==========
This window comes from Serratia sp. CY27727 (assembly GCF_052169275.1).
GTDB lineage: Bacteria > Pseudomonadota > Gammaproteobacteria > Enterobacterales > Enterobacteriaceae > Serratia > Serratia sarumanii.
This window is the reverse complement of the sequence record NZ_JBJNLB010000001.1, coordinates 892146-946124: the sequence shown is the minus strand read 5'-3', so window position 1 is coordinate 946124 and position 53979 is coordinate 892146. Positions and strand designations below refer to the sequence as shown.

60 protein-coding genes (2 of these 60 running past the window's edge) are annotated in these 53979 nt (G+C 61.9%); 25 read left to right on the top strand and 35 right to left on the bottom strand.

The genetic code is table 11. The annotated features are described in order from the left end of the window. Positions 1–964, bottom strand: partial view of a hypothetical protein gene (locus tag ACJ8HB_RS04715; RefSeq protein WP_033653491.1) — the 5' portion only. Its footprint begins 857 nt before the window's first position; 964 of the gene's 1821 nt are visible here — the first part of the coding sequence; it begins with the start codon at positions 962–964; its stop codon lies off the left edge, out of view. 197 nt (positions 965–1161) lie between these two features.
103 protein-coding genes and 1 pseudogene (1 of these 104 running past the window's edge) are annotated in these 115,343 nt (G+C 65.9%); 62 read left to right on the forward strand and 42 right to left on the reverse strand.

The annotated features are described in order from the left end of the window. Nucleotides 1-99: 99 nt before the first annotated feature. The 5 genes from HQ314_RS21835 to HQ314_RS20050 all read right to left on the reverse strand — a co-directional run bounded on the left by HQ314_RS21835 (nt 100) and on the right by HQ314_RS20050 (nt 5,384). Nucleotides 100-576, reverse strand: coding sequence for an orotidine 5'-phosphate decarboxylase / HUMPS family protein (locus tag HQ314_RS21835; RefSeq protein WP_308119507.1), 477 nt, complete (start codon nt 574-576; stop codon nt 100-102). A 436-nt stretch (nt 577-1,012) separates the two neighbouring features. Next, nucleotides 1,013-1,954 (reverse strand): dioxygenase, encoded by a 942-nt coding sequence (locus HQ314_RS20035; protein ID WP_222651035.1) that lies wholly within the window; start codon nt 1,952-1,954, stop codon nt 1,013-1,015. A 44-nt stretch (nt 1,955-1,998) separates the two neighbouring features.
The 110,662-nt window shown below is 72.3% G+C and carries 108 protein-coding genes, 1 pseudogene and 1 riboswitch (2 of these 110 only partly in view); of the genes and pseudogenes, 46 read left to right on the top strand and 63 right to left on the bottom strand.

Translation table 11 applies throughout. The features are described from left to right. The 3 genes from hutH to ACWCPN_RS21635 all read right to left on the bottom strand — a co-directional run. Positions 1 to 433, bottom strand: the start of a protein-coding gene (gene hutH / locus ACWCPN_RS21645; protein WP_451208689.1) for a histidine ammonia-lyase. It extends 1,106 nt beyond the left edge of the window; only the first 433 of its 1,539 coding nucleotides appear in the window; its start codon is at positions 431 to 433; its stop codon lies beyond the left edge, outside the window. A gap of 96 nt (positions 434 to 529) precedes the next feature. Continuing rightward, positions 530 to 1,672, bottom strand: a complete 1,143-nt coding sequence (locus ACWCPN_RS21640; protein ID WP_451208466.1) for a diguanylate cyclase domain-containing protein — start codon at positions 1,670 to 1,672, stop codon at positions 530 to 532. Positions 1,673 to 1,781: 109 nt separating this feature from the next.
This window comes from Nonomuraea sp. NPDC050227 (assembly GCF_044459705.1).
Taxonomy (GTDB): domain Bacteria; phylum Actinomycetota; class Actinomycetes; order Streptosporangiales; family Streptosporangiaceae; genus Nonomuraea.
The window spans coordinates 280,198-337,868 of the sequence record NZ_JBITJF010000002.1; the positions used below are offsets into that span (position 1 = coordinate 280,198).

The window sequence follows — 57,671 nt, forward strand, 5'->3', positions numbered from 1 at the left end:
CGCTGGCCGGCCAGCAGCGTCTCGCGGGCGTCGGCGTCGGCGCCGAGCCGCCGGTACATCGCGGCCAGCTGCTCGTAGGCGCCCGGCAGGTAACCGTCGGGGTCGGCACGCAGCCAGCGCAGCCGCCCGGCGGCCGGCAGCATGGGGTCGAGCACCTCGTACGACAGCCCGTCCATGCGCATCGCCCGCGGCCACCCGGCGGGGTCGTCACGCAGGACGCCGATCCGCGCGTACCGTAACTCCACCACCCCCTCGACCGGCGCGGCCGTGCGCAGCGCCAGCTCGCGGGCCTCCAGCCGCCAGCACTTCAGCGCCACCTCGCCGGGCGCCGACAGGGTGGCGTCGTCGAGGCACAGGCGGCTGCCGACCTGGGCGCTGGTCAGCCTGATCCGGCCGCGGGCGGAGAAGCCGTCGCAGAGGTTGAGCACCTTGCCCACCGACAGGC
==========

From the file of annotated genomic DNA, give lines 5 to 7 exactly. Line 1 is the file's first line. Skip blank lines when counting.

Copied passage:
The genetic code is table 11. The annotated features are described in order from the left end of the window. Positions 1–964, bottom strand: partial view of a hypothetical protein gene (locus tag ACJ8HB_RS04715; RefSeq protein WP_033653491.1) — the 5' portion only. Its footprint begins 857 nt before the window's first position; 964 of the gene's 1821 nt are visible here — the first part of the coding sequence; it begins with the start codon at positions 962–964; its stop codon lies off the left edge, out of view. 197 nt (positions 965–1161) lie between these two features.
103 protein-coding genes and 1 pseudogene (1 of these 104 running past the window's edge) are annotated in these 115,343 nt (G+C 65.9%); 62 read left to right on the forward strand and 42 right to left on the reverse strand.

The annotated features are described in order from the left end of the window. Nucleotides 1-99: 99 nt before the first annotated feature. The 5 genes from HQ314_RS21835 to HQ314_RS20050 all read right to left on the reverse strand — a co-directional run bounded on the left by HQ314_RS21835 (nt 100) and on the right by HQ314_RS20050 (nt 5,384). Nucleotides 100-576, reverse strand: coding sequence for an orotidine 5'-phosphate decarboxylase / HUMPS family protein (locus tag HQ314_RS21835; RefSeq protein WP_308119507.1), 477 nt, complete (start codon nt 574-576; stop codon nt 100-102). A 436-nt stretch (nt 577-1,012) separates the two neighbouring features. Next, nucleotides 1,013-1,954 (reverse strand): dioxygenase, encoded by a 942-nt coding sequence (locus HQ314_RS20035; protein ID WP_222651035.1) that lies wholly within the window; start codon nt 1,952-1,954, stop codon nt 1,013-1,015. A 44-nt stretch (nt 1,955-1,998) separates the two neighbouring features.